Social Organization Design: The CIA Framework

This is an acronym for three essential things to maintain in a human system. It also serves as a guide to defining responsibilities and the kinds of actions and interactions that should describe a ‘good’ working system.

CIA, here, isn’t for the Central Intelligence Agency, rather it’s an acronym for Confidentiality, Integrity, and Availability. Three words that characterise and/or are fundamental in human relations, risk management, and organisation design. CIA represents a framework for principle centered design and decision making, particularly as it relates to human social systems.

All business organization is social because business is a social activity. Even the one man business has to relate with customers. In fact many businesses factor in the customer in their organisation design by defining rules, explicitly or otherwise, for the customers to follow. The understanding and correct treatment of the customer as an essential part of the social organisation of a business makes the business appear more responsive (in general) to their customers.

Think about the rules you might have been taught (or learned ) to follow by (or because of) the people and businesses you relate with.

In the ‘business’ of the marriage relationship, the husband and wife would have to maintain each other’s confidentiality since many things between them are for their ears/lives only. Each one keeps a personal integrity and helps the other with keeping theirs to ensure they both maintain their marital and family integrity. Also, they’d both ensure their availability, physical and otherwise, to each other. Hence, considerations of CIA affects when, how, and why they relate in different situations relevant to the context of marriage.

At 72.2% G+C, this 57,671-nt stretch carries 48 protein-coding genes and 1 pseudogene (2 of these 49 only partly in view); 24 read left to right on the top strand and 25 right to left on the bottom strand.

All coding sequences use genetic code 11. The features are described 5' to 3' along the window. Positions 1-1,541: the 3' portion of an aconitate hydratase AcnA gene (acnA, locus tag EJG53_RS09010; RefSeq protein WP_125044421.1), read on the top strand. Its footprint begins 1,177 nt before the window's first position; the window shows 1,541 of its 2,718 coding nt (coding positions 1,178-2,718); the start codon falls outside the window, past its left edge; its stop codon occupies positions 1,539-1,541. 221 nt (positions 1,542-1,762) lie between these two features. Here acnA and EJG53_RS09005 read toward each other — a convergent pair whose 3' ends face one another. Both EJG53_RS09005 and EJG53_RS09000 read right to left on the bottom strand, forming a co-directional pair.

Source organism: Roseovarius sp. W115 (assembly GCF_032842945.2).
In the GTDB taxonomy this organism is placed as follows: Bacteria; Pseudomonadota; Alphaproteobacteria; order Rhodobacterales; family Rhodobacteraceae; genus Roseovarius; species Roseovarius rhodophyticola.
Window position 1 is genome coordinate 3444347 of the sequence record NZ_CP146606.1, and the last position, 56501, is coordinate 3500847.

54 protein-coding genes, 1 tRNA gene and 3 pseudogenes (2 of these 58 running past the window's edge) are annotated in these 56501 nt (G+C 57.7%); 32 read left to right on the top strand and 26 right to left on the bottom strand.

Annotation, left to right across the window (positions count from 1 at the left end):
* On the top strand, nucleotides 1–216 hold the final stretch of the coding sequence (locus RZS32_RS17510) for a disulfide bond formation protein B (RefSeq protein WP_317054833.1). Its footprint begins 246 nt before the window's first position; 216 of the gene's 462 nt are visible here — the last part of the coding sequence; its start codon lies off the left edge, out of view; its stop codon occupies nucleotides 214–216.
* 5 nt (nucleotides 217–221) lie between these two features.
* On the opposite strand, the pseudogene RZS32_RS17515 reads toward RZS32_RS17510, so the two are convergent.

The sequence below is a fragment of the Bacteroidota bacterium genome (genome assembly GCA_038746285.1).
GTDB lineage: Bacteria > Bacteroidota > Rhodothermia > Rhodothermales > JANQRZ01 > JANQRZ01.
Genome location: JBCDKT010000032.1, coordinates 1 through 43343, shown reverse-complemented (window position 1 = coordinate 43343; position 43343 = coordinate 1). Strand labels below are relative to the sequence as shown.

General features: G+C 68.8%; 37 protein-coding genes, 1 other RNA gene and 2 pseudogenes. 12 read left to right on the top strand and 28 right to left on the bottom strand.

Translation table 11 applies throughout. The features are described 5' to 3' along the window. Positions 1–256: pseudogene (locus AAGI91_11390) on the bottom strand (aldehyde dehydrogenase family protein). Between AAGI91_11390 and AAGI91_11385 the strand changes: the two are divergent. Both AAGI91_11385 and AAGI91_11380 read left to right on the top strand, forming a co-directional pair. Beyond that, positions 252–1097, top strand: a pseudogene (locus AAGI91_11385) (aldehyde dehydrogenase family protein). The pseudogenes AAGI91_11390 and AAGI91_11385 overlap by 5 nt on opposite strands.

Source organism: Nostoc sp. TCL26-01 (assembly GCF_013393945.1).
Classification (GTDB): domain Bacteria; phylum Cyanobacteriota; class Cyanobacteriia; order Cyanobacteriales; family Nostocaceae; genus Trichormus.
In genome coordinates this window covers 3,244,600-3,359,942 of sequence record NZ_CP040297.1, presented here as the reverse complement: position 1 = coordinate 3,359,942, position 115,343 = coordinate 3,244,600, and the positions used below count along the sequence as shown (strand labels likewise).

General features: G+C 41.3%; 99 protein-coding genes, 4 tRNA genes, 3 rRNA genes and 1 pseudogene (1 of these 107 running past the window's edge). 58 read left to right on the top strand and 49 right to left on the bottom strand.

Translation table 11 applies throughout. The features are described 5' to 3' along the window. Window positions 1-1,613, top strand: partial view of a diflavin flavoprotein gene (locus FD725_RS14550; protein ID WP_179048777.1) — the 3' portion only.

Picture the stereotypical three-girl group of (TV) friends in their friendship; that close-knit all female clique with passionate-cum-fearsome loyalty to one another, to their gang, and to certain ideals. CIA is implicit in their actions and interactions.

With reference to Information Technology (IT), system and data confidentiality, integrity, and availability (CIA) drive some business policies and practices. We can see how redundant systems, and the frequency, types, and location of backups support system integrity and availability. Also, it’s obvious how encryption, certificate authorities, user/login authentication etc promote confidentiality and integrity. Control processes and monitoring systems are there to ensure adequate confidentiality, integrity and availability are maintained.

So, with CIA, and adequate background knowledge or experience, one could write an IT policy document in about an hour, or, say, for operations at a tranport terminal …. And since IT policy is essentially risk management, the CIA criteria that drive it could also be used to drive risk management in other areas.

The use of CIA in the context of risk management necessarily runs on the assumption that the person, interaction (man-man, man-machine, machine-machine), or machine can be compromised or may act undesirably. Its output would thus try to achieve the implementation of systems/structures to guarantee—if at all possible—the acceptable behaviour. It would seek to minimize weaknesses and threats and/or maximize strengths and opportunities. In all this, the underlying assumptions matter greatly. And this is perhaps where experience or domain expertise matters most.

Because human systems are everywhere and exist in various contexts; because man, and man-made systems may fail; and because potentially influential interacting systems exist or may be encountered, we innately or explicitly perform risk management. To be truly conscious of this is to be conscious of our assumptions.

The wisdom of the separation of powers in government and governance is first in the need to preserve the integrity of the constitution. That a judiciary, legislature, and executive, are independent, and are not concentrated in one person, is deemed generally sufficient (as assumed) to mitigate the risk of elected leaders letting loose an inner tyrant or thief or fool over the nation. It hasn’t always worked, but it is good design. It doesn’t seem to work well every time, but the design works.

Designed organizations, whether consciously so or not, are everywhere. Recognizing this, we may see a place for us to act so that the system functions ‘better’. Looking around, we may come to see CIA as the basis of the decision making or operation structure of the Mafias, intelligence agencies, secret societies, sororities, fraternities, the Roman Catholic Church institution, G8 meetings, Bin Ladin and company, Harvard admissions etc—basically every company, institution or group. The good use of it is implicit in all-human sub-systems that survive the long walk.